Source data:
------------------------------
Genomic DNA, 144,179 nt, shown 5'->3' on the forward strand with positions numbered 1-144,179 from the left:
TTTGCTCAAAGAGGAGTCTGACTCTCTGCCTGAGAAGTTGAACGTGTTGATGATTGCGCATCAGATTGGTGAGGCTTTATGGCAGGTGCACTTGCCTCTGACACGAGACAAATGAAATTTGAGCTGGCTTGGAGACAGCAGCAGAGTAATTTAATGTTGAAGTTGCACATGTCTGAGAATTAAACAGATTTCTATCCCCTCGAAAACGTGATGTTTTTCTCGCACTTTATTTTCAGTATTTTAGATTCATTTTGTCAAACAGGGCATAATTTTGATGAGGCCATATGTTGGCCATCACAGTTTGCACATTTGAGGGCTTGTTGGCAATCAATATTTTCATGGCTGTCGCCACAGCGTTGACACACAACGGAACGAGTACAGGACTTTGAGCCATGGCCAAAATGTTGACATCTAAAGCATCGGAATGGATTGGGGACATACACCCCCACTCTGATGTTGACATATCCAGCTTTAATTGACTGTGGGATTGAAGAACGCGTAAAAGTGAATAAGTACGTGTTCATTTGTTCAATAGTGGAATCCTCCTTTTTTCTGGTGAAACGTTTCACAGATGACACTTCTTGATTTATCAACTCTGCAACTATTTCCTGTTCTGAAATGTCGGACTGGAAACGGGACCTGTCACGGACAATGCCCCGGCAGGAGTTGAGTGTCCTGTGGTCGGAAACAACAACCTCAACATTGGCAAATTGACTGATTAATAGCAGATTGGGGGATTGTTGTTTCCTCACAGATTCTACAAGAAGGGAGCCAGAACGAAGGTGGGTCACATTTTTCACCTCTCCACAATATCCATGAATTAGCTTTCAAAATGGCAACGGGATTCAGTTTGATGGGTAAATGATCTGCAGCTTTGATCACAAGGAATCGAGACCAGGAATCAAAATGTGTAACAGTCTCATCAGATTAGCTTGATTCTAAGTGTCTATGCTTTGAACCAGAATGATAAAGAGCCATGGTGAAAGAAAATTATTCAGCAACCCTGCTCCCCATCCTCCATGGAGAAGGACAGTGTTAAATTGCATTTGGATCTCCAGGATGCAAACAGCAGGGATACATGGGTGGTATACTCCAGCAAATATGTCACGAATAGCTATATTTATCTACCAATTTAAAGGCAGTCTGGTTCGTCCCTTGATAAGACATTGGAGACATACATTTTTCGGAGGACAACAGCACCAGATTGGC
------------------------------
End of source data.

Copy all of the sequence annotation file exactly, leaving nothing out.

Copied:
Genomic DNA, 144,179 nt, shown 5'->3' on the forward strand with positions numbered 1-144,179 from the left:
TTTGCTCAAAGAGGAGTCTGACTCTCTGCCTGAGAAGTTGAACGTGTTGATGATTGCGCATCAGATTGGTGAGGCTTTATGGCAGGTGCACTTGCCTCTGACACGAGACAAATGAAATTTGAGCTGGCTTGGAGACAGCAGCAGAGTAATTTAATGTTGAAGTTGCACATGTCTGAGAATTAAACAGATTTCTATCCCCTCGAAAACGTGATGTTTTTCTCGCACTTTATTTTCAGTATTTTAGATTCATTTTGTCAAACAGGGCATAATTTTGATGAGGCCATATGTTGGCCATCACAGTTTGCACATTTGAGGGCTTGTTGGCAATCAATATTTTCATGGCTGTCGCCACAGCGTTGACACACAACGGAACGAGTACAGGACTTTGAGCCATGGCCAAAATGTTGACATCTAAAGCATCGGAATGGATTGGGGACATACACCCCCACTCTGATGTTGACATATCCAGCTTTAATTGACTGTGGGATTGAAGAACGCGTAAAAGTGAATAAGTACGTGTTCATTTGTTCAATAGTGGAATCCTCCTTTTTTCTGGTGAAACGTTTCACAGATGACACTTCTTGATTTATCAACTCTGCAACTATTTCCTGTTCTGAAATGTCGGACTGGAAACGGGACCTGTCACGGACAATGCCCCGGCAGGAGTTGAGTGTCCTGTGGTCGGAAACAACAACCTCAACATTGGCAAATTGACTGATTAATAGCAGATTGGGGGATTGTTGTTTCCTCACAGATTCTACAAGAAGGGAGCCAGAACGAAGGTGGGTCACATTTTTCACCTCTCCACAATATCCATGAATTAGCTTTCAAAATGGCAACGGGATTCAGTTTGATGGGTAAATGATCTGCAGCTTTGATCACAAGGAATCGAGACCAGGAATCAAAATGTGTAACAGTCTCATCAGATTAGCTTGATTCTAAGTGTCTATGCTTTGAACCAGAATGATAAAGAGCCATGGTGAAAGAAAATTATTCAGCAACCCTGCTCCCCATCCTCCATGGAGAAGGACAGTGTTAAATTGCATTTGGATCTCCAGGATGCAAACAGCAGGGATACATGGGTGGTATACTCCAGCAAATATGTCACGAATAGCTATATTTATCTACCAATTTAAAGGCAGTCTGGTTCGTCCCTTGATAAGACATTGGAGACATACATTTTTCGGAGGACAACAGCACCAGATTGGC